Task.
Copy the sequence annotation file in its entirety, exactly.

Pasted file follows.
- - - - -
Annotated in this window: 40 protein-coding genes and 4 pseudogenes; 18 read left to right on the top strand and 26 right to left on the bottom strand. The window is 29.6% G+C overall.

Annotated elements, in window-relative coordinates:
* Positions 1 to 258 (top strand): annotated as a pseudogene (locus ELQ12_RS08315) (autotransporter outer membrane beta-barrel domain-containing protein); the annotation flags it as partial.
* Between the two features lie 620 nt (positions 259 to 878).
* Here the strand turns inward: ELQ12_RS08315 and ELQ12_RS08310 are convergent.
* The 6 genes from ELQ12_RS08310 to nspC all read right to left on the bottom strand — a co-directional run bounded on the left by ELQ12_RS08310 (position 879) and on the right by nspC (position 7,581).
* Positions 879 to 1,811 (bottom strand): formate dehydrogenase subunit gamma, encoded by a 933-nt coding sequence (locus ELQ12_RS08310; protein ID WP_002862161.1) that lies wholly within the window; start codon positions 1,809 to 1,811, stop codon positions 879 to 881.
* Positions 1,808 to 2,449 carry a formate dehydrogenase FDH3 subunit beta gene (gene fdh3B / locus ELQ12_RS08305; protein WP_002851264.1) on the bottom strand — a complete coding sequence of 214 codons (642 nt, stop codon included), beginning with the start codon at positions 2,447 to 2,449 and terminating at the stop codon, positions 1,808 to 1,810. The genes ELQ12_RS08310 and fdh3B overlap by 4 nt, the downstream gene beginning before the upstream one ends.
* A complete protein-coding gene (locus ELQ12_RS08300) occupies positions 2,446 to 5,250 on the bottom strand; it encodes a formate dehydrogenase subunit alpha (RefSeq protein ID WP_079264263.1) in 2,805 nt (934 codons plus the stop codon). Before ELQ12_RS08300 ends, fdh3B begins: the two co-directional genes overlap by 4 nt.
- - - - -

Annotated in this window: 40 protein-coding genes and 4 pseudogenes; 18 read left to right on the top strand and 26 right to left on the bottom strand. The window is 29.6% G+C overall.

Annotated elements, in window-relative coordinates:
* Positions 1 to 258 (top strand): annotated as a pseudogene (locus ELQ12_RS08315) (autotransporter outer membrane beta-barrel domain-containing protein); the annotation flags it as partial.
* Between the two features lie 620 nt (positions 259 to 878).
* Here the strand turns inward: ELQ12_RS08315 and ELQ12_RS08310 are convergent.
* The 6 genes from ELQ12_RS08310 to nspC all read right to left on the bottom strand — a co-directional run bounded on the left by ELQ12_RS08310 (position 879) and on the right by nspC (position 7,581).
* Positions 879 to 1,811 (bottom strand): formate dehydrogenase subunit gamma, encoded by a 933-nt coding sequence (locus ELQ12_RS08310; protein ID WP_002862161.1) that lies wholly within the window; start codon positions 1,809 to 1,811, stop codon positions 879 to 881.
* Positions 1,808 to 2,449 carry a formate dehydrogenase FDH3 subunit beta gene (gene fdh3B / locus ELQ12_RS08305; protein WP_002851264.1) on the bottom strand — a complete coding sequence of 214 codons (642 nt, stop codon included), beginning with the start codon at positions 2,447 to 2,449 and terminating at the stop codon, positions 1,808 to 1,810. The genes ELQ12_RS08310 and fdh3B overlap by 4 nt, the downstream gene beginning before the upstream one ends.
* A complete protein-coding gene (locus ELQ12_RS08300) occupies positions 2,446 to 5,250 on the bottom strand; it encodes a formate dehydrogenase subunit alpha (RefSeq protein ID WP_079264263.1) in 2,805 nt (934 codons plus the stop codon). Before ELQ12_RS08300 ends, fdh3B begins: the two co-directional genes overlap by 4 nt.